14    Jan 20132 comments

Family History: Have a mentor?

Do you have a genealogy mentor? Someone you can turn to and have your questions answered? Someone who can guide you through the problems and pitfalls or help you break through brick walls?

The genealogy community worldwide has always been very helpful to newcomers.

Someone once asked me why genealogists were so friendly. My answer was that we never know if the next person to ask a question might hold the “missing link” to our own research!

We are also reminded of the concept of paying forward help we ourselves received in the past. As we are helped, so we attempt to help others.

My thinking on this was kicked to the forefront by a recent exchange on some obscure records for families in Belarus. My researcher friend – in a discussion on a Facebook group covering an entirely different subject – was someone I know rather well. It turned out that he had received help from a researcher who found records in a Krakow (Poland) archive for a group of families with branches in the Belarus town of Mogilev, and those records were very early (16th century).

Out of nowhere - all of a sudden - my thinking is now whether to search for my own family records in Krakow. I’m investigating that possibility now.

But back to mentoring.

What is a mentor? A genealogical mentor offers different ways to look at a problem and helps you find the answers yourself, while encouraging you and enjoying your success. Mentors serve as sounding boards for new possibilities.

As mentors, we can help others avoid the same mistakes we may have made – either long ago, or just yesterday!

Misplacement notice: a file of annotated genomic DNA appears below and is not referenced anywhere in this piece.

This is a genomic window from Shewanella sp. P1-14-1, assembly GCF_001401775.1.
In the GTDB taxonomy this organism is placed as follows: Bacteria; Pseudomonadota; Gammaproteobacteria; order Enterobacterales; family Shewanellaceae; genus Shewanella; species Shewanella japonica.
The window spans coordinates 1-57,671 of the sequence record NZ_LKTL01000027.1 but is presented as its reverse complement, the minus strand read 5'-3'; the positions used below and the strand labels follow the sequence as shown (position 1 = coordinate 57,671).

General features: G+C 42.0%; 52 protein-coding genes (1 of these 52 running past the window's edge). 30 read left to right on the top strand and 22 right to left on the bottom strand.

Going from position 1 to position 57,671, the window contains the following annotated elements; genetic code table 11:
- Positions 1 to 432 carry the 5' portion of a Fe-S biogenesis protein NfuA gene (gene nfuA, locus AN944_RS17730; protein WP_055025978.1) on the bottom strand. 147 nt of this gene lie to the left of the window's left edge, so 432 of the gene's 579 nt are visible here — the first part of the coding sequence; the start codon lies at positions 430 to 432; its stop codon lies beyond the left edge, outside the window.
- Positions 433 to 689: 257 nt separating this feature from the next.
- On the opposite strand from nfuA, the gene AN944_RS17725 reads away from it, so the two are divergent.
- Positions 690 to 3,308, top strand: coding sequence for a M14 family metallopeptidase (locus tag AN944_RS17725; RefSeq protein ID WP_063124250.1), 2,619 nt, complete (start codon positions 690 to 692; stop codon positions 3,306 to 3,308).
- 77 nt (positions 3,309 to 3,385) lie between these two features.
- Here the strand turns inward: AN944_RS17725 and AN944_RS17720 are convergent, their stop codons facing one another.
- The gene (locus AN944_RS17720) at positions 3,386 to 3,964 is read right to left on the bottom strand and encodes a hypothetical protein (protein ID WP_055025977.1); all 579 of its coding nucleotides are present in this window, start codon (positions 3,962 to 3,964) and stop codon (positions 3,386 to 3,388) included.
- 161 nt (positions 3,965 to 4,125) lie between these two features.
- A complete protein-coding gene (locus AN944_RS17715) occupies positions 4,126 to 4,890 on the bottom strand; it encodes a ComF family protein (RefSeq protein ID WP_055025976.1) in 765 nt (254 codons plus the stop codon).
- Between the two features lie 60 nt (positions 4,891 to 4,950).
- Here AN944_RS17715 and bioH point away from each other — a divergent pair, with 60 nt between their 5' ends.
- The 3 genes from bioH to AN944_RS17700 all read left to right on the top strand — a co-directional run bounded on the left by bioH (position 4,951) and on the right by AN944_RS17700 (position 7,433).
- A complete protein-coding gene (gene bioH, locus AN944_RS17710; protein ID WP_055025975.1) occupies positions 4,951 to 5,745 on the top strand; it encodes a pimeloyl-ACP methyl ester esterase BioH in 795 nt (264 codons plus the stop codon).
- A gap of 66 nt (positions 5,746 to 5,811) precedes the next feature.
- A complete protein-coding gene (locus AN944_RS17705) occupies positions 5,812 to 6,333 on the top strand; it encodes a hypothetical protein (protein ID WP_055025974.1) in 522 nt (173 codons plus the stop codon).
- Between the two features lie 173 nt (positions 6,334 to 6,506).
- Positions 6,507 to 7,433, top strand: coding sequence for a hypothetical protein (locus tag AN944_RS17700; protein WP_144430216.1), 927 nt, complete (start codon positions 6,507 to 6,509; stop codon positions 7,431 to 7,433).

Finding one is a process. So where do you look first? I recommend checking out your local genealogy or historical society, and seeing if someone there researches the same geo areas in which you are looking. You can ask other society members for their suggestions.

If you are researching a specific “place in space,” check out websites, genealogy discussion groups and forums where similar researchers congregate. Learn who the experts are and talk to them.

If you can, find someone who helps you view things differently, even if you are both searching common areas or names. You might even ask a person about their own mentors, if they had one.

Do you have a genealogy mentor? To whom do you turn for expert help? How have they helped you in your research? Share your experiences with us in the comments below.

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Comments (2) Trackbacks (1)
  1. You're so right, Shelly! Thanks for sharing your experience.
  2. Hi, Henny. How nice to hear from you after such a long time! Thank you for commenting!

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